It was telling that the concert opened with Eile mich, Gott, zu erretten, one of the Kleine Geistliche Konzerte by Heinrich Schütz. These are sacred monodies for one or several voices with basso continuo, which Schütz published in two volumes in 1636 and 1639 respectively. Their scoring reflects the troublesome times: the war had destroyed the economy and with it the financial resources of the rulers, which had a strong impact on the size and quality of the court chapels across Germany. Moreover, chapels had lost many of its members, either because they participated in hostilities or fell victim to them. It was not a time for large-scale music of a celebratory character. This piece is a setting of Psalm 40, which is a cry for help, which was fitting considering the state of war and destruction.
The ensuing items in the programme were more explicitly connected to Advent and Christmas. Nun komm der Heiden Heiland is one of Martin Luther's most famous Advent hymns, an adaptation of the medieval hymn Veni redemptor gentium. The latter was the subject of a piece by Samuel Scheidt, which he included in the third volume of Tabulatura Nova, a collection of keyboard works. It was performed here first by Marc Meisel at the harpsichord, who was later joined by the ensemble's strings and winds. It was followed by two arrangements of Luther's hymn, an instrumental Intrada by Michael Altenburg, and a setting by Johann Schelle, in which the soprano sings the hymn and the instruments provide the polyphony. In between we heard an extract from Schütz' Weihnachtshistorie: in Fürchtet euch nicht the angel tells the shepherds that Jesus has been born.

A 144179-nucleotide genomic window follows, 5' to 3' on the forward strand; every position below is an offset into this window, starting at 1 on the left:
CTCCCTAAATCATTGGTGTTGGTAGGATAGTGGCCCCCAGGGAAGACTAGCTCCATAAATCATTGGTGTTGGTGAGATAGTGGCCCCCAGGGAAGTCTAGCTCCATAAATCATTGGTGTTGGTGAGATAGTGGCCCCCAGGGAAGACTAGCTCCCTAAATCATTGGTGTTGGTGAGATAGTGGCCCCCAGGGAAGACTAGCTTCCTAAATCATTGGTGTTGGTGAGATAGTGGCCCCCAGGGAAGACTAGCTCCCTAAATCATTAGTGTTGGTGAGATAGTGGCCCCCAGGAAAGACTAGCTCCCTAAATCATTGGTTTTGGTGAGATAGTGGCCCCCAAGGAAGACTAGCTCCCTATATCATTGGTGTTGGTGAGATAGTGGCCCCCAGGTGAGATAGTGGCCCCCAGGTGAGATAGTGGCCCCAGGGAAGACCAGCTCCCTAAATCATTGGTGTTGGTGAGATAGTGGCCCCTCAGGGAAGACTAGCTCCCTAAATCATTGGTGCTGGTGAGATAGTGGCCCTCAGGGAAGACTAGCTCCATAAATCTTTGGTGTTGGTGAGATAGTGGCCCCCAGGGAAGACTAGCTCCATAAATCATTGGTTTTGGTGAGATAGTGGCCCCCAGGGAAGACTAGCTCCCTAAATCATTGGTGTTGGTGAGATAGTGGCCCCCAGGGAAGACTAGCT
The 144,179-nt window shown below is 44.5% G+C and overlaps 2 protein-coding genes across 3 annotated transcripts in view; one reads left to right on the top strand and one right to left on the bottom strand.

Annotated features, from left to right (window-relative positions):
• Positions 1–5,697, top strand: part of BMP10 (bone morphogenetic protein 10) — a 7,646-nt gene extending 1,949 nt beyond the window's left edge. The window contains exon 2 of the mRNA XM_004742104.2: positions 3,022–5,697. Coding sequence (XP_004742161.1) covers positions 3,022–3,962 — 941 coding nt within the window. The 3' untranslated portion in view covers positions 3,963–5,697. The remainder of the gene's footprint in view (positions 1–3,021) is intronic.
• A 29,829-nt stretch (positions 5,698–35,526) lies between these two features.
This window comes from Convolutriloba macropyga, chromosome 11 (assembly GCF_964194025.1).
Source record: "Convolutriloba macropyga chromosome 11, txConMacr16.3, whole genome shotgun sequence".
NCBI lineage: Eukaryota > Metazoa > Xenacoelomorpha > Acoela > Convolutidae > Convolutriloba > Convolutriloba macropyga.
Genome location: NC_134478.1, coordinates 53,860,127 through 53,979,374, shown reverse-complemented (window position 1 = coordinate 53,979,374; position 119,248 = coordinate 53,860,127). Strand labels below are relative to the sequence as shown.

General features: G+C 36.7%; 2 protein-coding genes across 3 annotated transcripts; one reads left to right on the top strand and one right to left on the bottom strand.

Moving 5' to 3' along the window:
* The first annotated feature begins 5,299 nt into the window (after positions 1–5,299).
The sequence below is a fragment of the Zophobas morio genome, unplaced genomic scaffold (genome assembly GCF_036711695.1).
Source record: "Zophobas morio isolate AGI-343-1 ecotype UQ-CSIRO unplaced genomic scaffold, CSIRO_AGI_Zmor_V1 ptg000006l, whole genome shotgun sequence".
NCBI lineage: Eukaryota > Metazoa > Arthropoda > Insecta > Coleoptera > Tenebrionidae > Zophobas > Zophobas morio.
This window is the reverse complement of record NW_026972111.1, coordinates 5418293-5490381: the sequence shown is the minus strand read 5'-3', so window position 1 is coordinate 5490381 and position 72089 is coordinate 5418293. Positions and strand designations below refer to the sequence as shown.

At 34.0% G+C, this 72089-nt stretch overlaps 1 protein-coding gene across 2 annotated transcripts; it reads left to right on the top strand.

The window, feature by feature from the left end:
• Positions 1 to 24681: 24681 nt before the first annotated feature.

Next we made an excursion to Salzburg, where Heinrich Ignaz Franz von Biber composed his Mystery Sonatas; from this cycle we heard the sonata in which he meditates on the birth of Christ. It was followed by another concerto by Schütz: Mein Herz ist bereit is a setting of verses from Psalm 57, a song of praise, which was fittingly included at this time in the programme. The scene of the angel and the shepherds then returned in Angelus ad pastores ait by Orlandus Lassus, a 5-part motet which was performed instrumentally, with diminutions of the upper part. It was not mentioned in the programme who was responsible for them: were they written by a composer of the late 16th century, when the genre of diminutions was in vogue or were they improvised by the ensemble?
The title of the concert was taken from Franz Tunder's sacred concerto Ein kleines Kindelein. This was followed by the hymn Von Gott will ich nicht lassen, whose melody is taken from the Italian secular song, known as La Monica. A setting by Samuel Scheidt was followed by virtuosic variations on the Italian song by Philipp Friedrich Böddecker. Intended for bassoon and basso continuo, the upper part was divided between the dulcian and the cornett. The audience was invited to participate in the singing of the hymn.